Such seems to be the proper way to dispel prejudices. But also to discover, on the Christian side, the deep Jewish roots of Christianity, and, on the Jewish side, to appreciate better the special way in which the Church, since the day of the Apostles, has read the Old Testament and received the Jewish heritage.
Here we are already in what we Christians call a theological field. I see in the programme of your Colloquium that you are dealing with proper theological subjects. I believe this to be a sign of maturity in our relations and a proof that the thrust and practical recommendations of “Nostra Aetate” really do inspire our dialogues. It is hopeful and refreshing to see this done in an encounter commemorating the twentieth anniversary of the Declaration.
Common theological studies cannot in fact be envisaged if there is not, on each side, a large measure of mutual trust and deep respect for each other – trust and respect which can only profit and grow from such studies.
You have also faced the question of Jewish and Christian spirituality in the present secularistic context. Yes, in our days one can sometimes have the sad impression of an absence of God and his will from the private and public lives of men and women. When we reflect on such a situation and its tragic consequences for mankind, deprived of its roots in God and therefore of its basic moral orientation, one can only be grateful to the Lord because we believe in him, as Jews and Christians, and we both can say, in the words of Deuteronomy: “Hear, O Israel, the Lord our God is one God” (Deut. 6, 4).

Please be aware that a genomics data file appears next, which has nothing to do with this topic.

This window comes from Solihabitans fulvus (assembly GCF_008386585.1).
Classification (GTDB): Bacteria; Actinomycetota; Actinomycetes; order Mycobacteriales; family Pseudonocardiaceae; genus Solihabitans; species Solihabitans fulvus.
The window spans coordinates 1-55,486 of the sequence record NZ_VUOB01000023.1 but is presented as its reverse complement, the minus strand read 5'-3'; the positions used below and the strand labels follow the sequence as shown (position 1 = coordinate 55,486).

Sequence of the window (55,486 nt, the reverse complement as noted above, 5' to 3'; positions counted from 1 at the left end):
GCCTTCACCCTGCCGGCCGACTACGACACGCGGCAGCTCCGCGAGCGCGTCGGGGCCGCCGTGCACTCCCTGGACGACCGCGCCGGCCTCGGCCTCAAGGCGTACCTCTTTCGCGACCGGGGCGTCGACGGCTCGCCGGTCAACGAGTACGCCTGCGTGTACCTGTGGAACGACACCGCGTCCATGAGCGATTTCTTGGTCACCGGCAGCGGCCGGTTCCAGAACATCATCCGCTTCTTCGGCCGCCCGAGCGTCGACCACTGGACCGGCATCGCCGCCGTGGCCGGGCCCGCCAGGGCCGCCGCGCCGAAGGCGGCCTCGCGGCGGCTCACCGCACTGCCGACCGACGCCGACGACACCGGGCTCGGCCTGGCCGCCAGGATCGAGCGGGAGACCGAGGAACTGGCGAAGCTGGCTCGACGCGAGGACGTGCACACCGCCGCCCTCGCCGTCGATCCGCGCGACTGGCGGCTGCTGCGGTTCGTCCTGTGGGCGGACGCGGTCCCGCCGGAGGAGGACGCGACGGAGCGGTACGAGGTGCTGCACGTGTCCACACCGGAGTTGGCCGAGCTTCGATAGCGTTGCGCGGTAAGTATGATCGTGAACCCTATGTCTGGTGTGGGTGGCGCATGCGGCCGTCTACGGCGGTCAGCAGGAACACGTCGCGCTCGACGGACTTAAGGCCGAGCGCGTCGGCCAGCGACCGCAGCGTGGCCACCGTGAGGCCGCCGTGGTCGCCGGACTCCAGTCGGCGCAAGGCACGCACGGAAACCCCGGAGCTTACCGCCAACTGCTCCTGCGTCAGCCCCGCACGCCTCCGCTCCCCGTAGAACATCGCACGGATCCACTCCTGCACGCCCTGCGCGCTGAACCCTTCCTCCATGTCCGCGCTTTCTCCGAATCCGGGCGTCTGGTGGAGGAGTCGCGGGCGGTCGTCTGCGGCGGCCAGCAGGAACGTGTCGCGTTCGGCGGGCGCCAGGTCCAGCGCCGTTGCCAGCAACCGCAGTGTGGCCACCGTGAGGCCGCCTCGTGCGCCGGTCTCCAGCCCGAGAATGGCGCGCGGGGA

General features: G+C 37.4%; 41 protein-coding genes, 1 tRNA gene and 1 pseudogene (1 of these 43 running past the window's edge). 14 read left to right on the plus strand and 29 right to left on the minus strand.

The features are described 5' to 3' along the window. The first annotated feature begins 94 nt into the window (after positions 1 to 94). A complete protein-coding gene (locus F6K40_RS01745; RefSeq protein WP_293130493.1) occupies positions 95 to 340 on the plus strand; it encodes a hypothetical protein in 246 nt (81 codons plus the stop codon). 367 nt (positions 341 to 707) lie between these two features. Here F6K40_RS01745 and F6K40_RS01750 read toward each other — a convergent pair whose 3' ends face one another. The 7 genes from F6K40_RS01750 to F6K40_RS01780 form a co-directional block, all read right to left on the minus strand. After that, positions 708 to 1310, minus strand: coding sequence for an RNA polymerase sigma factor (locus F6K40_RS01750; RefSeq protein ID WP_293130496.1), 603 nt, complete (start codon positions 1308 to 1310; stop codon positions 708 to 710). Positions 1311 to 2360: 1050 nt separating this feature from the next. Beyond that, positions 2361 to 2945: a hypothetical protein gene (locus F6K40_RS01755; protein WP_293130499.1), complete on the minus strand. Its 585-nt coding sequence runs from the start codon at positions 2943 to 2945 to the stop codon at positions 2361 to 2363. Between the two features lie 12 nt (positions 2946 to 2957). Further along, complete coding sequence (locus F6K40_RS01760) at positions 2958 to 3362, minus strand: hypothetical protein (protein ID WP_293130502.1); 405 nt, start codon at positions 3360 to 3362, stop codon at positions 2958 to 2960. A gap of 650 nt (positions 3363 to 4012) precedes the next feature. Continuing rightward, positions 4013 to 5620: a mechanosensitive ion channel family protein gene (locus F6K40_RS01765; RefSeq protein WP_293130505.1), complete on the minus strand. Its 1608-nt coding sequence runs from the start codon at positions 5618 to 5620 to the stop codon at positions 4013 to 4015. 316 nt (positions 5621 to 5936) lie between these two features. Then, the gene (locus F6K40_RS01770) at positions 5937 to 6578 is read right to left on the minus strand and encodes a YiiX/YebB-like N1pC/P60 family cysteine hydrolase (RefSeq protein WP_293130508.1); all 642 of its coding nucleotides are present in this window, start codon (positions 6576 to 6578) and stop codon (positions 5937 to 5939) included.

But gratitude soon turns into a commitment to express and publicly profess that faith before the world and to live our lives according to it, so that “men may see our good works and give glory to our Father who is in heaven” (Matth. 5, 16).
The existence and the providence of the Lord, our Creator and Saviour, are thus made present in the witness of our daily conduct and belief. And this is one of the responses that those who believe in God and are prepared to “sanctify his name” (Cfr. ibid. 6, 9) can and should give to the secularistic climate of the present day.